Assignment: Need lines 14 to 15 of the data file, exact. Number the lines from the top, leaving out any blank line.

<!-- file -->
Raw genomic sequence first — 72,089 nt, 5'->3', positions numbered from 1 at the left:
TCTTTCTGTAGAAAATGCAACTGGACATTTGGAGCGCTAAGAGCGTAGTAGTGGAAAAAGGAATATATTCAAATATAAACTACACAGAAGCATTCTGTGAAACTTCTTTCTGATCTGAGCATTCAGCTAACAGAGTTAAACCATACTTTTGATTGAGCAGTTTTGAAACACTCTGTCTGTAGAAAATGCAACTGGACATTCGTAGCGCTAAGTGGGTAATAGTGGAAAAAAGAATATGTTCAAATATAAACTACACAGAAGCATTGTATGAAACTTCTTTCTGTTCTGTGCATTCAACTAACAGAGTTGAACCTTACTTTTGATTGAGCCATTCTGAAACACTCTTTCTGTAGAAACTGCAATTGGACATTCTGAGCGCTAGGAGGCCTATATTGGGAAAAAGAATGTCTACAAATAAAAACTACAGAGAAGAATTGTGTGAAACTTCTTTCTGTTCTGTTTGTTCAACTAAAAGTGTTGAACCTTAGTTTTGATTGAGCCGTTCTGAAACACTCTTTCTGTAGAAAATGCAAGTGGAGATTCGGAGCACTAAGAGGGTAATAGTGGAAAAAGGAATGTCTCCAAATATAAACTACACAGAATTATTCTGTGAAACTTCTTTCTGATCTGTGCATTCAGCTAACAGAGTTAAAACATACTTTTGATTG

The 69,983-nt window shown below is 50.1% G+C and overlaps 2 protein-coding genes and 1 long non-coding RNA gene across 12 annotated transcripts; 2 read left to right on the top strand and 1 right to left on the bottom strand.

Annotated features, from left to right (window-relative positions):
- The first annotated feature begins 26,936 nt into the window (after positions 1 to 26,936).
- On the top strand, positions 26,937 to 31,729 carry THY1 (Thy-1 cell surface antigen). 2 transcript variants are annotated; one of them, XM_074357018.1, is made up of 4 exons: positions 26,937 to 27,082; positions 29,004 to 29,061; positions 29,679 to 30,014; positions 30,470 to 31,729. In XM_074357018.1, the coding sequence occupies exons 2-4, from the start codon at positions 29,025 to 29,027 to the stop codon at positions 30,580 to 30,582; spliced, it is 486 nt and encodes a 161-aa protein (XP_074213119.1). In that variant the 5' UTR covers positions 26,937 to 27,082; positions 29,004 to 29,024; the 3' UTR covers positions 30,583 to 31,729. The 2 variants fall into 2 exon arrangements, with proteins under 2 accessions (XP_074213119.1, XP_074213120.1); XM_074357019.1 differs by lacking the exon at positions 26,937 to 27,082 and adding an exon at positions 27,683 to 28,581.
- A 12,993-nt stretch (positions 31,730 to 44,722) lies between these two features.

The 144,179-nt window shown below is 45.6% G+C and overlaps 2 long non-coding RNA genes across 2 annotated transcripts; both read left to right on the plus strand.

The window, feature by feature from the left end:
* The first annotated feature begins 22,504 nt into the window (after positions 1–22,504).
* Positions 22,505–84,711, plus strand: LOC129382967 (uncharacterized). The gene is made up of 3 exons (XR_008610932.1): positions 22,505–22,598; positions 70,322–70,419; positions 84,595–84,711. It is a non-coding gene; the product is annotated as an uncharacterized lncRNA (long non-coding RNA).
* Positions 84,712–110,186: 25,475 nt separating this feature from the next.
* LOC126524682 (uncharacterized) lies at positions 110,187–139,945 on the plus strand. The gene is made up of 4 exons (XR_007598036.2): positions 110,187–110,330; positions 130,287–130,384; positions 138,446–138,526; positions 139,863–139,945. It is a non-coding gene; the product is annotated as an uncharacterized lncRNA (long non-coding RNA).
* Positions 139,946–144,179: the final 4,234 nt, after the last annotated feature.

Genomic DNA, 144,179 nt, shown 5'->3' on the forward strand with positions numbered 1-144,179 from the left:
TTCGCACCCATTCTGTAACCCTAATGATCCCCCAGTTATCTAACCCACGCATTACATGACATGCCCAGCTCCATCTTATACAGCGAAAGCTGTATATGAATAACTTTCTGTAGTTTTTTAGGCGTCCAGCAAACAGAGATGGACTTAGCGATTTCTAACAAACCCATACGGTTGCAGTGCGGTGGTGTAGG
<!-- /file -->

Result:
* Positions 139,946–144,179: the final 4,234 nt, after the last annotated feature.

Genomic DNA, 144,179 nt, shown 5'->3' on the forward strand with positions numbered 1-144,179 from the left: